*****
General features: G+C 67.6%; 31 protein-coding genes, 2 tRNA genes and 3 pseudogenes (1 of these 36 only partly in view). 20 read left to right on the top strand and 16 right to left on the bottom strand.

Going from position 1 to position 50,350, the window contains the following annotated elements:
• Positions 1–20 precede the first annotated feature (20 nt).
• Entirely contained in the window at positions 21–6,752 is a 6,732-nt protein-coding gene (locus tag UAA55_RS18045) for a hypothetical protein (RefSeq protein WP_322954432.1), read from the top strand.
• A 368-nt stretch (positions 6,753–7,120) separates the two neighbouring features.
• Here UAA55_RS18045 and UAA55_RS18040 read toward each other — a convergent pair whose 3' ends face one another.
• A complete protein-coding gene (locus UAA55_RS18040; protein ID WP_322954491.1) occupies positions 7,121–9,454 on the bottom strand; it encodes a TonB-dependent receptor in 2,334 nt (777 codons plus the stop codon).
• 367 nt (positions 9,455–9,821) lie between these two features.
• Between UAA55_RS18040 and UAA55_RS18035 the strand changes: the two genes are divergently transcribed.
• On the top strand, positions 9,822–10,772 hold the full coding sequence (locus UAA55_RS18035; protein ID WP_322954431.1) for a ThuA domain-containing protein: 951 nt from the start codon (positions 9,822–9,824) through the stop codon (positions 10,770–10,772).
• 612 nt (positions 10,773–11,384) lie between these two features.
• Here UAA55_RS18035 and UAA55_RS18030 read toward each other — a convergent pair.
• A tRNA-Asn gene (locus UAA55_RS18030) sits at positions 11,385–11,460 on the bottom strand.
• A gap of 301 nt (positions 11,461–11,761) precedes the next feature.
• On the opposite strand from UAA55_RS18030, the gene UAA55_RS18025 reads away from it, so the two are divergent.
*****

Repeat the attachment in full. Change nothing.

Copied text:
General features: G+C 67.6%; 31 protein-coding genes, 2 tRNA genes and 3 pseudogenes (1 of these 36 only partly in view). 20 read left to right on the top strand and 16 right to left on the bottom strand.

Going from position 1 to position 50,350, the window contains the following annotated elements:
• Positions 1–20 precede the first annotated feature (20 nt).
• Entirely contained in the window at positions 21–6,752 is a 6,732-nt protein-coding gene (locus tag UAA55_RS18045) for a hypothetical protein (RefSeq protein WP_322954432.1), read from the top strand.
• A 368-nt stretch (positions 6,753–7,120) separates the two neighbouring features.
• Here UAA55_RS18045 and UAA55_RS18040 read toward each other — a convergent pair whose 3' ends face one another.
• A complete protein-coding gene (locus UAA55_RS18040; protein ID WP_322954491.1) occupies positions 7,121–9,454 on the bottom strand; it encodes a TonB-dependent receptor in 2,334 nt (777 codons plus the stop codon).
• 367 nt (positions 9,455–9,821) lie between these two features.
• Between UAA55_RS18040 and UAA55_RS18035 the strand changes: the two genes are divergently transcribed.
• On the top strand, positions 9,822–10,772 hold the full coding sequence (locus UAA55_RS18035; protein ID WP_322954431.1) for a ThuA domain-containing protein: 951 nt from the start codon (positions 9,822–9,824) through the stop codon (positions 10,770–10,772).
• 612 nt (positions 10,773–11,384) lie between these two features.
• Here UAA55_RS18035 and UAA55_RS18030 read toward each other — a convergent pair.
• A tRNA-Asn gene (locus UAA55_RS18030) sits at positions 11,385–11,460 on the bottom strand.
• A gap of 301 nt (positions 11,461–11,761) precedes the next feature.
• On the opposite strand from UAA55_RS18030, the gene UAA55_RS18025 reads away from it, so the two are divergent.